Appeal from Judgment on Report of Referee.
Action by John H. Foley against the Utica Sanitary Milk Company. Judgment for plaintiff, and he appeals. Reversed, and new trial ordered.
P. H. Fitzgerald, for appellant.
James H. Merwin, for respondent.
Argued before McLENNAN, P. J., and SPRING, WILLIAMS, KRUSE, and ROBSON, JJ.
The action is on a written agreement consisting of a proposal by the plaintiff dated April 7, 1908, and an acceptance by the defendant. By the terms of the proposal the plaintiff agreed to drill a six-inch well on the premises of the defendant, and it contained the following clauses:
" I will test this well every four to six feet and show you the amount of water. Price $2.50 per foot, depth to be decided after each test by you not to exceed 500 feet."
The plaintiff commenced work on the 13th of April, and on the 15th was down 40 feet and in the rock. The father of the plaintiff, who was then doing the work, reported to the manager of the defendant, [115 N.Y.S. 419] and was asked if he had discovered water, and he said " none to speak of" only " enough to wet the drill." The defendant expressed surprise, stating that he expected to get water before the rock was reached, whereupon, as the manager testified, the plaintiff responded:
" ‘ Well, if you insist on my pulling up the pipe to show you, I'll have to lay my men off, and go to the steam engine boiler works and get a rigging that will cost a lot of money.’ I said I had no desire to put him to any expense, and, if there wasn't any more water there than he represented, to go on."
The president of the defendant participated in this conversation, and they directed the plaintiff to proceed with the drilling. The work progressed near the office of the company, and the manager saw the father of the plaintiff each day, but there was no talk as to the well, and no suggestion as to any further test until the well had reached the depth of 100 feet, when another conference was had and the president of the defendant investigated another well which had been drilled by the plaintiff to the depth of 250 feet in the immediate neighborhood for another company, and, after this investigation, ordered the plaintiff to proceed with the work, but not to go below 300 feet, which he did, reaching the depth stated without finding water, and the defendant then caused him to stop the drilling.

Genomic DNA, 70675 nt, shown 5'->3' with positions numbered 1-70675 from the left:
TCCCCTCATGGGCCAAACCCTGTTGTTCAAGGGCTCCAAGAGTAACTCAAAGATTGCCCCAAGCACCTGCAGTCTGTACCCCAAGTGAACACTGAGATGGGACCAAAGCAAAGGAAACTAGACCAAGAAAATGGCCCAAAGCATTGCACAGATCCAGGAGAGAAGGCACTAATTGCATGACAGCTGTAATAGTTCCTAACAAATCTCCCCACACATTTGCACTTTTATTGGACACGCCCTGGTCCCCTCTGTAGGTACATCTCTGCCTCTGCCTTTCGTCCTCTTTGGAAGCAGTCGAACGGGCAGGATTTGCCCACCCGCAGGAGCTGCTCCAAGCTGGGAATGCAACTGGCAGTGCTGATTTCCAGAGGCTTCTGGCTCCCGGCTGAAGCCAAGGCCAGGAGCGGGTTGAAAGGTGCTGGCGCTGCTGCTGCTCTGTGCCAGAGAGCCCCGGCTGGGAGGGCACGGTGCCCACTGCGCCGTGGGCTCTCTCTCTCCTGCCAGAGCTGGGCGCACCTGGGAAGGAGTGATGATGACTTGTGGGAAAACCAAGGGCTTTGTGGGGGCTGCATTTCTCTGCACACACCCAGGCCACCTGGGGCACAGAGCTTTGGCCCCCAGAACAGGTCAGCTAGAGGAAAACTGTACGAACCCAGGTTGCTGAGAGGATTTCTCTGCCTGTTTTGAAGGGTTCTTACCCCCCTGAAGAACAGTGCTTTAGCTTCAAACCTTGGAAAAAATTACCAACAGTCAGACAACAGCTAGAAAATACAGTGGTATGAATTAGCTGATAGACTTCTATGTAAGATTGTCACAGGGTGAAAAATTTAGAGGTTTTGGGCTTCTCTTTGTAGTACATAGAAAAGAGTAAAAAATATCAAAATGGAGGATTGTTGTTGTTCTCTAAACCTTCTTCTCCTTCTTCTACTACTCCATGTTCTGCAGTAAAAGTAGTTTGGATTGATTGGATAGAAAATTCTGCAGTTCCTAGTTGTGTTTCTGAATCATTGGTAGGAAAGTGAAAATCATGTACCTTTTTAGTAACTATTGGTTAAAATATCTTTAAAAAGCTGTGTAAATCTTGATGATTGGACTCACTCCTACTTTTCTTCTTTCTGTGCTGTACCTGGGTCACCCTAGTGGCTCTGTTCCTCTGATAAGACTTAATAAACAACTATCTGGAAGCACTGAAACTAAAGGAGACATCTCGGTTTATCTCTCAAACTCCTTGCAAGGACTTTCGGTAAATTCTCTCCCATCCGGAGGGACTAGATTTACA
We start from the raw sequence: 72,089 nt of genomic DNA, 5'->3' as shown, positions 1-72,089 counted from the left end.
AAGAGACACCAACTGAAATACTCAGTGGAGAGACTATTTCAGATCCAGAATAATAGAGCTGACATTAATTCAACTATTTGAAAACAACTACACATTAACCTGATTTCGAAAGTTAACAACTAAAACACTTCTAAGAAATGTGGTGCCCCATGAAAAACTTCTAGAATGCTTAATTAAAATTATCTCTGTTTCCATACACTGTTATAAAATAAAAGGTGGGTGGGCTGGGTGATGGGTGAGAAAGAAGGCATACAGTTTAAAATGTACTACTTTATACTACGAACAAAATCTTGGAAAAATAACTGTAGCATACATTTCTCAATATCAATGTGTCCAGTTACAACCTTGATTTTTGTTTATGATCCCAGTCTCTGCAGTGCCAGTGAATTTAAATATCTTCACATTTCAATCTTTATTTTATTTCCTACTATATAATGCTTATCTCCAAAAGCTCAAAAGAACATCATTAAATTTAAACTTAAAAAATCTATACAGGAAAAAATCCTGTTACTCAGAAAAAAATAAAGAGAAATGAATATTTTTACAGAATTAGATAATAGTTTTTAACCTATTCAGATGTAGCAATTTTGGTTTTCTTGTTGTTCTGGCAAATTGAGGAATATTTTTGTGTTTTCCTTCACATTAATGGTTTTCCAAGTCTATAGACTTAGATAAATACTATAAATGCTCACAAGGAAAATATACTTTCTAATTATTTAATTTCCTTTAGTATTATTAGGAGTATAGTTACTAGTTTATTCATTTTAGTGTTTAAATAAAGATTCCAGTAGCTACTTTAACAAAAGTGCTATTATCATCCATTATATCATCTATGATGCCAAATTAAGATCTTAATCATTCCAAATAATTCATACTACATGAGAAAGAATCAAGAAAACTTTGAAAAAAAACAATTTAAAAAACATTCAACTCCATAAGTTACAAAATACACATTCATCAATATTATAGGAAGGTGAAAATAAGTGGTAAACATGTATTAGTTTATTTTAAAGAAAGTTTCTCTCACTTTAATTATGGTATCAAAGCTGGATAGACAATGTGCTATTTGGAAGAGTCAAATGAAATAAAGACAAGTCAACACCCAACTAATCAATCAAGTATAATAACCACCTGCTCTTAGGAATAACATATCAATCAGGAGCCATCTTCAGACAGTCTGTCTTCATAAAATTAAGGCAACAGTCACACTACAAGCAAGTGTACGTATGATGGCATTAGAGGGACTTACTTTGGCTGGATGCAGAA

The manager testified, and it is not controverted, that, when the determination was made to continue the drilling after it was down 100 feet, the father of the plaintiff agreed, if no water was found in going down the stipulated distance, he would drill another well to the rock without charge, and he fulfilled this promise. The new well, close to the first one, was drilled to the rock about 20 feet, and water was discovered in the quicksand, but it could not be separated in the pipe from the sand, so the project of using the well was not feasible. Later the defendant caused a well six feet in diameter to be dug to the depth of about 19 feet, surrounding the pipes which were left after the plaintiff's tools and machinery had been removed. The quicksand was held back by planks running down to the bottom of the well and held in place by circular ribs, so that the well was cribbed, as the expression is. This well produced about 2,400 gallons of water daily.
The referee allowed the plaintiff to recover for 22 feet, the maximum distance to the rock, but rejected the major part of his claim. The contention of the defendant is, and it was sustained by the referee, that the plaintiff could not recover for the reason that he failed to comply with the provision in the agreement requiring him to test the well " every four to six feet, and show you [the defendant] the amount of water." ; In the light of the circumstances and the conduct of the parties as disclosed in the record, I think too rigid an enforcement of this clause has been applied. The plaintiff testified that, before making his proposal, he had the following conversation with Hatfield, the manager of the defendant:
" He (Hatfield) said in digging the foundation they got into quicksand and a big body of water. He wanted to know if I would put down a drilled well and get that water. I told him I could get water in clay, gravel, hardpan, or rock, but quicksand would fill up as fast as we could take it out. He said: ‘ Very well,’ he would ‘ see what he could do,’ and asked me the price, and I [115 N.Y.S. 420] told him $2.50 per foot, and that finished the conversation. He said did I ever guarantee water, and I said that I guaranteed ...